University of Minnesota researchers simulate spread of coronavirus indoors, including classroom

(WSVN) - South Florida students are learning from home right now, but the goal is to get them safely back into the classroom. Reporter Karen Hensel shows us a classroom coronavirus study every parent will want to see in tonight’s 7 Investigates.

When it comes to spreading COVID-19, it’s what you can’t see that can harm you.

In this research simulation from the University of Minnesota, all of those red drops show the spread of coronavirus from people talking without masks.

The researchers tracked the aerosol droplets in three scenarios: a grocery store, an elevator and a classroom.

Researchers found the location of the ventilation system is a big factor.

In this simulation, the teacher, who does most of the talking, is at the front of the room.

The vent is in the back.

Aerosols exhaled from the teacher quickly spread through the classroom.

Dr. Suo Yang/Assistant Professor, Mechanical Engineering, University of Minnesota: “To our surprise, only about 10% of the aerosols are being vented out, and the majority of the aerosols are still in the room.”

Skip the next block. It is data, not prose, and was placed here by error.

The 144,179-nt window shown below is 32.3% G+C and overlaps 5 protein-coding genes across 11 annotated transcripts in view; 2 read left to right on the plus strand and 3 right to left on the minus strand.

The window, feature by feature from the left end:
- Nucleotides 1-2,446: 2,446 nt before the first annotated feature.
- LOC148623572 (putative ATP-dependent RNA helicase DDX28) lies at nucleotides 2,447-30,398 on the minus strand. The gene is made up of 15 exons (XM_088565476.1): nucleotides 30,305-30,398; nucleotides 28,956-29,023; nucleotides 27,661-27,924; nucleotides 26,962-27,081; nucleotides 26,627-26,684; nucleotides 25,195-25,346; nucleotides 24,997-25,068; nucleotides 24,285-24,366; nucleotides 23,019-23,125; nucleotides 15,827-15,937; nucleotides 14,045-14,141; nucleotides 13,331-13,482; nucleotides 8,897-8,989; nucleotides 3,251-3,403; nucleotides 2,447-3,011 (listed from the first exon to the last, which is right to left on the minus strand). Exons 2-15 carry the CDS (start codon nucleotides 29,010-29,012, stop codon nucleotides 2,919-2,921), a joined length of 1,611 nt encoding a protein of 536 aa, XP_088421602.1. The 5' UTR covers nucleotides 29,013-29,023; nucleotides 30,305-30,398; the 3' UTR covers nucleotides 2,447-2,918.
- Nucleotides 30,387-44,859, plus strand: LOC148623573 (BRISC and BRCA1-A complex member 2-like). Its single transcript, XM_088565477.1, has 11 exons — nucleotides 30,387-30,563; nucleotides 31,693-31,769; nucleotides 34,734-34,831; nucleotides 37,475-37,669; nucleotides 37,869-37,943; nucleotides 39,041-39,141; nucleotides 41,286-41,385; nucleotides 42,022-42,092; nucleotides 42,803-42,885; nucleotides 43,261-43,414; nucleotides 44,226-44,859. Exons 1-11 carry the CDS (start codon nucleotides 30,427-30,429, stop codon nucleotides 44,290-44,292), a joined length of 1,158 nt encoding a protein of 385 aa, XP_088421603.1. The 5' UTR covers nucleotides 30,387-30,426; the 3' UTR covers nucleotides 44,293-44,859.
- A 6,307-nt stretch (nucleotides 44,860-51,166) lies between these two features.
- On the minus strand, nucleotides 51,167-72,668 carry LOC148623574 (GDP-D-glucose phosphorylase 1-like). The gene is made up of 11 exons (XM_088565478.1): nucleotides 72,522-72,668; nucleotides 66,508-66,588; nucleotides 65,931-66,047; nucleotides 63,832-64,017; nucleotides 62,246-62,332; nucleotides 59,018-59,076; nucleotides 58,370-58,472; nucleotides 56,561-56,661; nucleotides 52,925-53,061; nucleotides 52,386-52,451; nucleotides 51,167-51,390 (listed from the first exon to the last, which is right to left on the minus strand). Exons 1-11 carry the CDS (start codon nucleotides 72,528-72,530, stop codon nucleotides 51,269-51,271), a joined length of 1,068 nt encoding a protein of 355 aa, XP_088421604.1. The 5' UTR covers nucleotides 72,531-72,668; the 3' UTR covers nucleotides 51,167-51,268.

Researcher Suo Yang says virus-carrying droplets are left covering walls and desks where they can remain for days.

Dr. Suo Yang: “So, if your hand touches it, and then, you touch your mouth or nose, then you have basically transferred the virus.”

This next simulation shows what happens when the ventilation is next to the teacher.

You can see many of the droplets being exhaled are sucked into the system and out of the room.

Dr. Suo Yang: “Specifically based on our study, I would put ventilation right above the teacher or near the teacher.”

Yang says the study has prompted more schools to buy air purifiers, which he thinks is a good idea.

Dr. Suo Yang: “So, there are two functions. One is to try to confine the aerosols near the teacher. Second is to purify the aerosol before it can reach the students.”

There’s better news for your grocery shopping trip.

A simulation was also run on the aisles of a grocery store.

The simulation showed 40% of what is exhaled by the shopper was filtered out of the store.

Yang says the long aisles with shoppers moving and high shelves are a big help in air circulation.

Dr. Suo Yang: “The shelves actually help improve the ventilation, and we have about half of the aerosols getting out.”

The third area they tested was inside an elevator. They say if you’re in here alone, you’re at a low risk, but if others are inside, they say don’t talk. By not speaking, you can reduce the number of potentially contaminated aerosols swirling in a small area.

University of Minnesota study:


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